Beijing won't enforce 'idling engine' rule
Updated: 2013-11-23 01:36
By Cao Yin (China Daily)
Lines of cars are pictured during a rush hour traffic jam on an express way between Beijing and Beijing's Tongzhou district on Sept, 19, 2013. [China Daily]
Lawmakers said that a new measure in Beijing's air pollution prevention and treatment draft regulation, asking drivers to turn off their engines when idling for more than three minutes, is not compulsory but rather a move to raise environmental protection awareness.
Drivers will be encouraged to turn off their car engines, especially around schools, hotels, shopping malls, parks, communities and hospitals, when the car isn't moving for a number of minutes, according to the draft.
The issue was raised as the Standing Committee of Beijing Municipal People's Congress discussed the draft in October.
After a hearing attended by nine professionals in the field on Thursday, city legislators agreed that no penalties will be attached to the measure.
The stipulation is not compulsory but simply aims to enhance environmental protection awareness, said Wang Delin, vice-chairman of the legislative affairs committee of the congress.
"Most of the invited experts supported us in carrying out the term, and we also learned from the legislative experience of other countries, including Japan and the United States," Wang said.
"We hope to spur the public into putting environment protection into practice and reducing vehicles' exhaust," he said.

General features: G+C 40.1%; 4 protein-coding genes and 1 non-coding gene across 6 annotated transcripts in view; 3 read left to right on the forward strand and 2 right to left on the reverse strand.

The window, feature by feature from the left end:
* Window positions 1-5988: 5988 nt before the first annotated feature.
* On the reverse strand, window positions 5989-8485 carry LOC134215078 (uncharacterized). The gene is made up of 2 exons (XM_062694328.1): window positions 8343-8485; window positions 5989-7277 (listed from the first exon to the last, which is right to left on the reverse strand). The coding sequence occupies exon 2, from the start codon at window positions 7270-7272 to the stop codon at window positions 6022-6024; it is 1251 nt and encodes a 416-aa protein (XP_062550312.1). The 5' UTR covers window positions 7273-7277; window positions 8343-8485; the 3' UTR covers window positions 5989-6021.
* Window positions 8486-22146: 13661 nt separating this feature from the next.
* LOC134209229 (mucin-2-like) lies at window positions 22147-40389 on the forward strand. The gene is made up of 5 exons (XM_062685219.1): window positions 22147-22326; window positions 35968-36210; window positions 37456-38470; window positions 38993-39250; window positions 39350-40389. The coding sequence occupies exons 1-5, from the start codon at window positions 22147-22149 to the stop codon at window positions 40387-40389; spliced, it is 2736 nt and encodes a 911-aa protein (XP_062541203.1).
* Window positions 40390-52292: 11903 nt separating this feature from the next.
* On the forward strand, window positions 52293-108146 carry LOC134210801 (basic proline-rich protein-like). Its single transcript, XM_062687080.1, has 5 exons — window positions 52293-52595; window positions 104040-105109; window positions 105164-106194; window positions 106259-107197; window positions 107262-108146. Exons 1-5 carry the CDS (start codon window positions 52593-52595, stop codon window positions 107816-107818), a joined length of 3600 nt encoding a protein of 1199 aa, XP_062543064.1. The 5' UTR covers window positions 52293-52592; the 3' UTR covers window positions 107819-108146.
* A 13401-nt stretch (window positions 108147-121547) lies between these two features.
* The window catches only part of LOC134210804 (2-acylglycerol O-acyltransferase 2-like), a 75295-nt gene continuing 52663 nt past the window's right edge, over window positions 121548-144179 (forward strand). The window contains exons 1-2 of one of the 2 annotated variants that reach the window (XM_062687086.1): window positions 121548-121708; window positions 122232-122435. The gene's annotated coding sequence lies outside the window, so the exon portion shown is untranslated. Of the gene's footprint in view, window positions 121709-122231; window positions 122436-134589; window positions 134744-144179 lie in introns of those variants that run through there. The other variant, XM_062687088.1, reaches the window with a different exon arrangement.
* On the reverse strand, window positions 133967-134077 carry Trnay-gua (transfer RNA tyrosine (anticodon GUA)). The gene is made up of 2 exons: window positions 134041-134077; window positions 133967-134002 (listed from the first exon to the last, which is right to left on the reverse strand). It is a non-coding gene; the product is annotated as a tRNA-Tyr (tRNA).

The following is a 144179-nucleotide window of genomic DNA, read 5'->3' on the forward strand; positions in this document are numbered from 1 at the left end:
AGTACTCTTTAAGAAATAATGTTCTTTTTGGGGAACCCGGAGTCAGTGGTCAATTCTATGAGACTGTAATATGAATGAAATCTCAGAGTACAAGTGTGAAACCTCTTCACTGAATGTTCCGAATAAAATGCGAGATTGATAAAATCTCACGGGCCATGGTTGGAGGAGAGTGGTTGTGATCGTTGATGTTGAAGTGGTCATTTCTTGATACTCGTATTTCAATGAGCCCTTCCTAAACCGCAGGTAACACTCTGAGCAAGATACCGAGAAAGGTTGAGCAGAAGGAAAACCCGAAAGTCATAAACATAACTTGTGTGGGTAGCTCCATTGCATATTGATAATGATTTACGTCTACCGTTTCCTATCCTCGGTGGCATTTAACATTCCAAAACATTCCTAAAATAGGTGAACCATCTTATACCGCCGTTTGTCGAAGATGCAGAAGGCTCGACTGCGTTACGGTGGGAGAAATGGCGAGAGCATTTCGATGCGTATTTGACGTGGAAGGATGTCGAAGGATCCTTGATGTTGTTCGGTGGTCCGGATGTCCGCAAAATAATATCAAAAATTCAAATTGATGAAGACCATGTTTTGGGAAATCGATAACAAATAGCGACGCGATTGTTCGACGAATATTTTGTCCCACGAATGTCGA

The final draft of the regulation will be discussed during the municipal congress set for Jan 16, he added.
The gas consumed and pollution produced as a car idles is much higher than when it is restarted, according to Li Xiaoxi, one of the professionals invited to Thursday's hearing, who has been following the automobile emission question for years.
But controversy over how long a car should be stopped before turning the engine off is still going on among some members of the committee and car owners.
Li Fengzhi, a committee member from the civil affairs bureau in the city's Fengtai district, said it is hard to control the idle period on crossings or during rush hours, and suggested that legislators should lengthen the time.
On the other hand, Huang Fei, a retired official from the State Ethnic Affairs Commission, said the times should vary according to how bad the pollution is, and said the period should be made shorter when pollution is heavy.
But Liu Xiaohang, a resident of Chaoyang district, was pessimistic about enforcing the practice, saying not many people would do it.
"No punishment, no threat," he explained.
The latest draft also prohibits open-air burning of electronic waste and said that people must take emergency measures, including stopping barbecues, if pollution in the city reaches critical levels.